I visited the Nichols House prior to popping the champagne for a friends birthday this past weekend. A hidden gem located on Beacon Hill just behind the Massachusetts State House, this house somehow blends in yet stands out among the rows of pretty brick townhouses that make up the famous neighborhood. I love a Boston day trip, especially when the sun in shining, it’s above 45 degrees and I get to check another house off my list!
- This home was built in 1804 by Jonathan Mason, a Massachusetts Senator at the time, and designed by Charles Bulfinch, who also designed the Otis House which is just a few streets away! Dr. Arthur Nichols and his wife Elizabeth, purchased the home from the Masons in 1885.
- Arthur & Elizabeth had three daughters – Rose, Marian & Margaret – and a son who sadly passed away at a young age. They moved to their new Beacon Hill home from nearby Roxbury, which was an important move for both Arthur’s practice (he saw patients right in the home), along with educational opportunities for the three girls as well as the high social life that Boston had to offer.
- The Nichols family were a progressive bunch – the three daughters went to a school that taught both girls & boys alongside each other (gasp!), but also taught what we would call vocational classes, such as wood working & needlepoint, which ended up spurring passions & skills that they would use throughout their lives. There is an incredible wood carved set of chairs and trunk that Rose made, along with a book shelf made by Margaret that are still in the home to this day. The three girls were well traveled, spending time frequently in Europe, collecting art and supporting different rights movements both in Boston and internationally as well.
- Rose, the eldest sister, is really who the story of the home centers around. She was one of the first women to work in garden design, writing three books on the subject, was a suffragist and also a peace activist through her involvement with the League of Small Nations and the Women’s International League for Peace and Freedom. She never married, and remained in the same home until her passing in 1960. She specified in her will that the house be open as a museum, and it has operated as one since 1961, becoming an official National Historic Landmark in 1966.
If you’ve been following along in my journey here, you know I love good staircase. And well, this is one of the best. Spiral? Check. Round door? Check. A “robbers window” to “rob” light from the second floor landing so you didn’t kill yourself going down an otherwise dark, windy staircase? I didn’t know this was a thing, but I now that I know it’s on the list. Check, check, check! Stunning.
Second Floor Parlor
There’s one word to describe this room and that is “rose”. Both the color and the decor were chosen by the eldest Nichols daughter, Rose, as she remained in the house and did some redecorating after the passing of her parents. She would have hosted her Boston society friends and her international guests here for what she called “Tea Salons”, preferring intimate gatherings with long, intellectual conversations versus the lavish dinner and dancing parties her mother would have hosted in this same room.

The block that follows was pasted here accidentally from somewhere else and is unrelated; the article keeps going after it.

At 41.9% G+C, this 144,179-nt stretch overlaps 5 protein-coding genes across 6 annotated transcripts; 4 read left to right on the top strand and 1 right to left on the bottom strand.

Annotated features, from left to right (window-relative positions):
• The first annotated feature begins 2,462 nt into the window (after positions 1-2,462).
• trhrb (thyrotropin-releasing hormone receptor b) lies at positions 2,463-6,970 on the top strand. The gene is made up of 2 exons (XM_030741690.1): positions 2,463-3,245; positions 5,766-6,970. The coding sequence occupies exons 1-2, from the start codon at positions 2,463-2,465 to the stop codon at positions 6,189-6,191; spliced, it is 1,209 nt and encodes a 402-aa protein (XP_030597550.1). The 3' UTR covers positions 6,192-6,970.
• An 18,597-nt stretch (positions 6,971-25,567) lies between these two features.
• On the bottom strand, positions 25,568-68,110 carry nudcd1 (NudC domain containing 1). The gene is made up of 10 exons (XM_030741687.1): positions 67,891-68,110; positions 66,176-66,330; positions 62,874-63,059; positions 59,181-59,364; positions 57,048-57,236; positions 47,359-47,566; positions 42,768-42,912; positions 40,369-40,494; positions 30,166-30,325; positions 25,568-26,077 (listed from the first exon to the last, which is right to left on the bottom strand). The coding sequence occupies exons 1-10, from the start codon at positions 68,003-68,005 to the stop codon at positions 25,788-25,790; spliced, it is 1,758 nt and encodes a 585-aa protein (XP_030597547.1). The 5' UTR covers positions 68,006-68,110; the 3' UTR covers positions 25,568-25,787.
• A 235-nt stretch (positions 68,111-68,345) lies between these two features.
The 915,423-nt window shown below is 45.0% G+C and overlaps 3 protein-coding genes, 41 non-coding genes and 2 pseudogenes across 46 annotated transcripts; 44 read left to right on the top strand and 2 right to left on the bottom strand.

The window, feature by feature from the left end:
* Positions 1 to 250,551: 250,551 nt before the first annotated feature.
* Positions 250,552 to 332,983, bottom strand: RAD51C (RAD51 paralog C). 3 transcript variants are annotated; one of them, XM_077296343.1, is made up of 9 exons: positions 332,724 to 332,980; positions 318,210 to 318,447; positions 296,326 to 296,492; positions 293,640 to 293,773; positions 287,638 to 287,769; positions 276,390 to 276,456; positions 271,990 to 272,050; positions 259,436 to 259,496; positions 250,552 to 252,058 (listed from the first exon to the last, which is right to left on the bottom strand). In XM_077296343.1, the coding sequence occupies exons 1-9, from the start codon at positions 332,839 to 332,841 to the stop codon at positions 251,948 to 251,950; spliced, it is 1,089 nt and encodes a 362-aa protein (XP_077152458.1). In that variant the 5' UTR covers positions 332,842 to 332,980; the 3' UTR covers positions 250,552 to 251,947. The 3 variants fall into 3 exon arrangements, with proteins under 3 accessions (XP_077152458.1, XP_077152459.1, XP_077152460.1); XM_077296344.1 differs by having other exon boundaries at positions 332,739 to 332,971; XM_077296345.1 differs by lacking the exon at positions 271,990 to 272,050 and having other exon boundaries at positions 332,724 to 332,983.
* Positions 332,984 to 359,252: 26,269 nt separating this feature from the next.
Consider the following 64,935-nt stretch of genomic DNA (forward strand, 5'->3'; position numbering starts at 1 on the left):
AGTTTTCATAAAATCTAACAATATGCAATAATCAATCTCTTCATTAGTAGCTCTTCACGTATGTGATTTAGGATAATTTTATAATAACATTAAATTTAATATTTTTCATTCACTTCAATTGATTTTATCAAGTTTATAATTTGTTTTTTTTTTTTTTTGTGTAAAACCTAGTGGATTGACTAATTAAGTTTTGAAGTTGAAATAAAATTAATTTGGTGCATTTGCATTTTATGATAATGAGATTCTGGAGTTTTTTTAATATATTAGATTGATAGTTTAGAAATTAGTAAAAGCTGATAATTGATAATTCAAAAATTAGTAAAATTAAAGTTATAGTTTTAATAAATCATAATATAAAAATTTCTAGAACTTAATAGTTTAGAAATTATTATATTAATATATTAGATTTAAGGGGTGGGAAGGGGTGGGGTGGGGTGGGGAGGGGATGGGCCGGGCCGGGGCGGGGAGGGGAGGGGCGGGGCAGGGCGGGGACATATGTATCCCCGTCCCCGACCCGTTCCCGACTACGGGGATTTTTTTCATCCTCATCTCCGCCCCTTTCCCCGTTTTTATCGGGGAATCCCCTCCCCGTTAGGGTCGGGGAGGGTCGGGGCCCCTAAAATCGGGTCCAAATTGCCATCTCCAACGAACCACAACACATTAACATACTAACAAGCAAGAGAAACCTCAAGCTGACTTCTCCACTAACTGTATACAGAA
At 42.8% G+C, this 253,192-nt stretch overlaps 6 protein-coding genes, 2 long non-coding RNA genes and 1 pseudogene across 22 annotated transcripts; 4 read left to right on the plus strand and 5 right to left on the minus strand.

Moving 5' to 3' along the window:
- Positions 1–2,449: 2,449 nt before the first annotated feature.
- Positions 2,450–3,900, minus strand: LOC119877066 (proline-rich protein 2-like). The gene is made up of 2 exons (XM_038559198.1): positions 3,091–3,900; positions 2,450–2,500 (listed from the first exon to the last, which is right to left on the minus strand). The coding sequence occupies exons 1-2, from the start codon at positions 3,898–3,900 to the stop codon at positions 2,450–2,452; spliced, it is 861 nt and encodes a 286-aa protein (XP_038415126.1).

Directly across from the parlor, this room is vastly different. The dining room was originally decorated by Elizabeth, Rose’s mother, and Rose did not touch this room when she inherited it. The “Spanish Leather” wallpaper is incredible. While not of Spanish decent nor leather, the 3D effect it creates is something that cannot be captured accurately in photographs. There is a butlers pantry located just off this (another of my standard favorites in a historic home), allowing easy access to the kitchen via a dumbwaiter and hidden staircase.
The irony that her bedroom is not rose colored (but many other rooms are) was not lost on me – and I loved the color she chose (I painted our bathroom in our former apartment this same color one weekend while was my husband was away – surprise!). The tapestries on the bed were made by Rose over the course of two years – incredible to see such talent in such great condition today!
- While the kitchen has been converted to the welcome area, the Cyrus Carpenter & Co stove is still a marvel to see!
- Don’t miss the original “Dr. Nichols” sign that was used for Arthur’s practice, which was in the current library
- There are a few hand made pieces of furniture in the house from Rose & Margaret including a chair, an elborate trunk and a book shelf that I would love to have in my home!
- This home is open year round – which is not a usual things for historic homes in the Northeast! So, if the winter is making you stir crazy this is an easy trip if you live in the area – and an excuse to wander Beacon Hill for an afternoon!
- Trust your GPS once you start walking – it was trying to tell me to take a cut through at the back of the State House, and I thought it was lying. Then I got all turned around and extended my walk by about 10 minutes, only to see that I easily could have taken the path it told me to. Just ensure you have the correct address – Mount Vernon Street, Boston not Mount Vernon Street, Dorchester! – and you’ll be good to go!
- Parking in Boston isn’t fun, ever. I was staying overnight nearby so that was easy for me, but I’ve always had good luck parking under the Boston Common or in Downtown Crossing when visiting this area, which is a quick walk to the home.